The building has a very impressive maisonette apartment with its own entrance on the avenue and extensive sidewalk landscaping on the avenue. 

Apartments facing the avenue between the fifth floor and the next to the top floor have extremely tall windows in their living rooms.


The building has a doorman and a concierge, a canopied entrance and sidewalk landscaping. 

It has no garage, no health club, no roof deck, no terraces and no balconies.


Apartments are very large with high ceilings and fireplaces. 

There is a duplex maisonette with an entrance on Fifth Avenue and arched windows on the second floor. 

A similar duplex faces the sidestreet but without its own street entrance. 

The apartments on the third and fourth floors each occupy a full floor. 

The top duplex, for example, was taken by a member of the Kress family, whose incredible collection of Italian Renaissance paintings, the largest ever assembled by an American, was largely given to 21 American museums including the National Gallery of Art in Washington and whose fortune came from a discount store of the same name that competed with Woolworth's.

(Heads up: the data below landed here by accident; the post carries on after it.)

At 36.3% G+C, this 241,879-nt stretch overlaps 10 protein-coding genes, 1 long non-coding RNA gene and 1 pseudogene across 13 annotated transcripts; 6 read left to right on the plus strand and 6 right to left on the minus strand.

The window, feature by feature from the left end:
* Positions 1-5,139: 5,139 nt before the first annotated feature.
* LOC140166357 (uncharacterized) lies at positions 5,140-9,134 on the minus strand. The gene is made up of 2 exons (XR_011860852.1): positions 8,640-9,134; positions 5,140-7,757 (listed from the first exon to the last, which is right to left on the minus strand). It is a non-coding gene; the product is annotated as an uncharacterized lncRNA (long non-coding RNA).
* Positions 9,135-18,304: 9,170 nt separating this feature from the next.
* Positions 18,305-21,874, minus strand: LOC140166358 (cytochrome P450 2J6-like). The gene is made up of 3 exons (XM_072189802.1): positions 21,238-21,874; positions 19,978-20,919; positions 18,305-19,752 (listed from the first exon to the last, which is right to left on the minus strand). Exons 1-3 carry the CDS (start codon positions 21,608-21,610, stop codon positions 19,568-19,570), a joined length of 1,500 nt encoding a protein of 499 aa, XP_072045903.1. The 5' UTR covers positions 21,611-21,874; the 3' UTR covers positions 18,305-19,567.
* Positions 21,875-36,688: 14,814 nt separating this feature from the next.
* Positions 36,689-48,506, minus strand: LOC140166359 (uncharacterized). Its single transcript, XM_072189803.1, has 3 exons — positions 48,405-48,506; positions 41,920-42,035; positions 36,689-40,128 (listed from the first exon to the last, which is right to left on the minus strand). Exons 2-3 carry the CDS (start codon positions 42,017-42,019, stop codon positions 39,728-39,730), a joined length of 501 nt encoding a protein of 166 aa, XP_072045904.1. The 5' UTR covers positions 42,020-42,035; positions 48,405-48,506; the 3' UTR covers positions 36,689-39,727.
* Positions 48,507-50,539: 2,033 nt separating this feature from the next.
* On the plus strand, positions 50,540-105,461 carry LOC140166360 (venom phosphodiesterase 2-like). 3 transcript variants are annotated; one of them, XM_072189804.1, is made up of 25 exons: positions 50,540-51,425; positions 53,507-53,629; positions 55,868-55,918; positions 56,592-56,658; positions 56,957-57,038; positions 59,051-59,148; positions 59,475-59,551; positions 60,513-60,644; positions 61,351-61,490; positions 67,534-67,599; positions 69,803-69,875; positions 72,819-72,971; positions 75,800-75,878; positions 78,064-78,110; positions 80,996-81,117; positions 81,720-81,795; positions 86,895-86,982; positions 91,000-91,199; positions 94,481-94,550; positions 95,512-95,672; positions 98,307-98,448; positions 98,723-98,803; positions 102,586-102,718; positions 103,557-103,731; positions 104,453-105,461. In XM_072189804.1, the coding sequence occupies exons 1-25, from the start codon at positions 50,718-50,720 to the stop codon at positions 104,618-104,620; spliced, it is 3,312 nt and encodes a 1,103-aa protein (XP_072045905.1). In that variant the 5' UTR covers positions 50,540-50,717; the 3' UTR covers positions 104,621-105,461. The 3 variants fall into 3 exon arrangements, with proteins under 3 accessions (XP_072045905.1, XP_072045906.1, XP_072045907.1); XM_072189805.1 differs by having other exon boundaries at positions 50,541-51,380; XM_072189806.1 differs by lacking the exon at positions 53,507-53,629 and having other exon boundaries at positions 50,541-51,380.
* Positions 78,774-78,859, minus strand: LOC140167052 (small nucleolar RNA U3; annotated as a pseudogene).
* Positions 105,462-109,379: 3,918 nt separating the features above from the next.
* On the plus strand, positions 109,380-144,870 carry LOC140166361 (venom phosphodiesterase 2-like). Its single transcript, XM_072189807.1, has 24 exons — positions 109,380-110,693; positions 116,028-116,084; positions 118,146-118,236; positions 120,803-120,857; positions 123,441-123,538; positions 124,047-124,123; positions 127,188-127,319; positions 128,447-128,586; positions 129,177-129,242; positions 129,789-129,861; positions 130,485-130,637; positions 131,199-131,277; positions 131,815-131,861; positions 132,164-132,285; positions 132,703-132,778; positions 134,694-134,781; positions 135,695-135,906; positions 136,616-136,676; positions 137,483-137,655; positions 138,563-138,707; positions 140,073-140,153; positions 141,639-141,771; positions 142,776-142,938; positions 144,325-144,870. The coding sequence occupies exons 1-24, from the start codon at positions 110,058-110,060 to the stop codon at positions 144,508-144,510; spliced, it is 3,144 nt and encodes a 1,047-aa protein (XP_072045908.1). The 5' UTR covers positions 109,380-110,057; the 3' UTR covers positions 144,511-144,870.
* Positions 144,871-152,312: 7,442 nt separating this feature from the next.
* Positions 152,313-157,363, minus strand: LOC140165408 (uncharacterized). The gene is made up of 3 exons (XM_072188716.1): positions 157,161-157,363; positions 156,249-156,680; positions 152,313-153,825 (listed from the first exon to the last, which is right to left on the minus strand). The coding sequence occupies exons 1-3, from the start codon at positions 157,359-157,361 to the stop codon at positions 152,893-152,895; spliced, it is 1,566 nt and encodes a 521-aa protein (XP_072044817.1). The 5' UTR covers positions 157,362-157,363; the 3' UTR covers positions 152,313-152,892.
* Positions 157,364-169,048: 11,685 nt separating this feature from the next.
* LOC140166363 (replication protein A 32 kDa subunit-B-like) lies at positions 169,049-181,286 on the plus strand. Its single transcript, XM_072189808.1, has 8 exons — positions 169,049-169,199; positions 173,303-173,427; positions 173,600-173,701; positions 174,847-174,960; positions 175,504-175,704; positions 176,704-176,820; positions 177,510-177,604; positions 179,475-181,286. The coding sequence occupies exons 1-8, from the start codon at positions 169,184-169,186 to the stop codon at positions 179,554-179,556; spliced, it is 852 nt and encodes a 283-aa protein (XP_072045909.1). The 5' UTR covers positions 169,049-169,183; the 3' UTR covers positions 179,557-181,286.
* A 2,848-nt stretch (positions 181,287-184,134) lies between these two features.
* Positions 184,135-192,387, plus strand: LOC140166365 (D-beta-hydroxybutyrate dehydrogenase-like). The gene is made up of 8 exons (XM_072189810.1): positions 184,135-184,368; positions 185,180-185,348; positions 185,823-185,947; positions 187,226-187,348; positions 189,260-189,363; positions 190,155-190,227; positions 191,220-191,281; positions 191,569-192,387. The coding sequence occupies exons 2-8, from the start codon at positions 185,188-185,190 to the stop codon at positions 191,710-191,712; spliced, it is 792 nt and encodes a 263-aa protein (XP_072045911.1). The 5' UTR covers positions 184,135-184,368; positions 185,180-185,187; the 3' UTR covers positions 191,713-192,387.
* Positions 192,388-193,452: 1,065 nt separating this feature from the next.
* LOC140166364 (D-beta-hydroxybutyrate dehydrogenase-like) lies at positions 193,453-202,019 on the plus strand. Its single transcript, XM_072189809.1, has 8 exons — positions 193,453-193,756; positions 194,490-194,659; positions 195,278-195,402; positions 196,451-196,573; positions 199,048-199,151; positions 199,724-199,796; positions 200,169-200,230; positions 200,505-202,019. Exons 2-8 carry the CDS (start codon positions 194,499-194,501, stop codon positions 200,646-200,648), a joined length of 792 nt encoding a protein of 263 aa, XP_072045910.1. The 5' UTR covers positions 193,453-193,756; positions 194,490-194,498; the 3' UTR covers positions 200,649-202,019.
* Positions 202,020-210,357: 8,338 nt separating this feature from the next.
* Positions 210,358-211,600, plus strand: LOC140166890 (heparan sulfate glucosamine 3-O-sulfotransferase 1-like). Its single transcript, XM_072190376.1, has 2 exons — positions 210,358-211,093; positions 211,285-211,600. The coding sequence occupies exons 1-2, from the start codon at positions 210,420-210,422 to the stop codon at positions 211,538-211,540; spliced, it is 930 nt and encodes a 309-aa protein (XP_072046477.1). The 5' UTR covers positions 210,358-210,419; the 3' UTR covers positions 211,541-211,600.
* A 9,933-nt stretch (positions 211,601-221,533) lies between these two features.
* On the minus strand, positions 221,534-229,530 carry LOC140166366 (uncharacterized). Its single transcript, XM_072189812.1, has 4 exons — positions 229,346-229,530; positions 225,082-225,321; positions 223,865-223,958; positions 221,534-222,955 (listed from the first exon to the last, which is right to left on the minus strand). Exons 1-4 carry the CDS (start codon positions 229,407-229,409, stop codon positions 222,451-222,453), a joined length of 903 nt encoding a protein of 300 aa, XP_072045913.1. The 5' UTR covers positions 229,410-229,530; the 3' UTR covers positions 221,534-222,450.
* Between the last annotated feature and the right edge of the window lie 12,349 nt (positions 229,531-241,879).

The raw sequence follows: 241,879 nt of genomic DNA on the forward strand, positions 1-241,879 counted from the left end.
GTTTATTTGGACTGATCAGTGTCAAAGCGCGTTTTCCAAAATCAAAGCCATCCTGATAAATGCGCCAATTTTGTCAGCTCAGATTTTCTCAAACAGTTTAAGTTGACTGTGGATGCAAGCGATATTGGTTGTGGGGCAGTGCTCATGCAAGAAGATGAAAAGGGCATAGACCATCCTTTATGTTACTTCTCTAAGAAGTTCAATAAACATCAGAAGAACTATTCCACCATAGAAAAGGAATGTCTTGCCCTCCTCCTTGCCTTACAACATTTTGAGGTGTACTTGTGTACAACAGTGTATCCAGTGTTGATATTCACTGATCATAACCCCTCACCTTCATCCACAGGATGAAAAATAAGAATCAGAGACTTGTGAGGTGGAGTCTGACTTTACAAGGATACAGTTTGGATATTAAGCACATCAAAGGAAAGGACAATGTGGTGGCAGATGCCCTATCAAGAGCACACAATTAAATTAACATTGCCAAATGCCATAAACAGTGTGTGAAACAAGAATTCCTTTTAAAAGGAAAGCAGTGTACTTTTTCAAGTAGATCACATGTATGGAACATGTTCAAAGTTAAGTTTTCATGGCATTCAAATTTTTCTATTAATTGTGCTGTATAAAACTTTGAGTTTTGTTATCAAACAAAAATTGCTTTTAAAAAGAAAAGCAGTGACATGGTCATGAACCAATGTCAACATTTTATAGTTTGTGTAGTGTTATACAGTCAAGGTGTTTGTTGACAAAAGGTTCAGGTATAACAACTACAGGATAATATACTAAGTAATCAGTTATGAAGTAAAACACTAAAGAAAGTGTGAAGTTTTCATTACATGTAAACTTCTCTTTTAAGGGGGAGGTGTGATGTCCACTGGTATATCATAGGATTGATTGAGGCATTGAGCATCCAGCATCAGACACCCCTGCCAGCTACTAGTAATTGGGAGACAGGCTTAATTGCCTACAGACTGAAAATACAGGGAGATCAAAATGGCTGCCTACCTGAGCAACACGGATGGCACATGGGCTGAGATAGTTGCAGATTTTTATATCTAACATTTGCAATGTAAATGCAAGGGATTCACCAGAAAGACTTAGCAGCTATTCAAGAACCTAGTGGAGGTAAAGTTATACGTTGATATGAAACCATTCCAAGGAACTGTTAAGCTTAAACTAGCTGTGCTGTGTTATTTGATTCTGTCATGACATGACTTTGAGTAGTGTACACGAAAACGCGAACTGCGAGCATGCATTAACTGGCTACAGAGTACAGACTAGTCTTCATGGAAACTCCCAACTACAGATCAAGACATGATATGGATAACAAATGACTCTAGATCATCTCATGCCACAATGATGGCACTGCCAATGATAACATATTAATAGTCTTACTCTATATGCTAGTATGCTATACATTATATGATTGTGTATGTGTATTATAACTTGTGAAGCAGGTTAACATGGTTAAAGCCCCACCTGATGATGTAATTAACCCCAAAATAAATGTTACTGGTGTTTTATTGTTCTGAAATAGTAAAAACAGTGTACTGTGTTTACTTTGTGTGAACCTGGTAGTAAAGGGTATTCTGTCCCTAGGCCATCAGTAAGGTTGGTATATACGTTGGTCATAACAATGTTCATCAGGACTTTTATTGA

In 2011, it was sold for $26.5 million to Stephen Cyrus Freidheim, the senior managing partner of Cyrus Capital Partners and the son of Cyrus Foster Freidheim, the former CEO of the Sun-Times Media Group. The apartment had once been priced at $150,000 and had been listed in September 2008 for $46,500,000. 

On its lower level, the apartment has a sunken 40-foot-long living room with 13-foot-high ceilings and a fireplace, a grand foyer, a dining room with a fireplace, a library with a fireplace, an enclosed kitchen, a gym, two bedrooms, a servants’ hall and two maids’ rooms.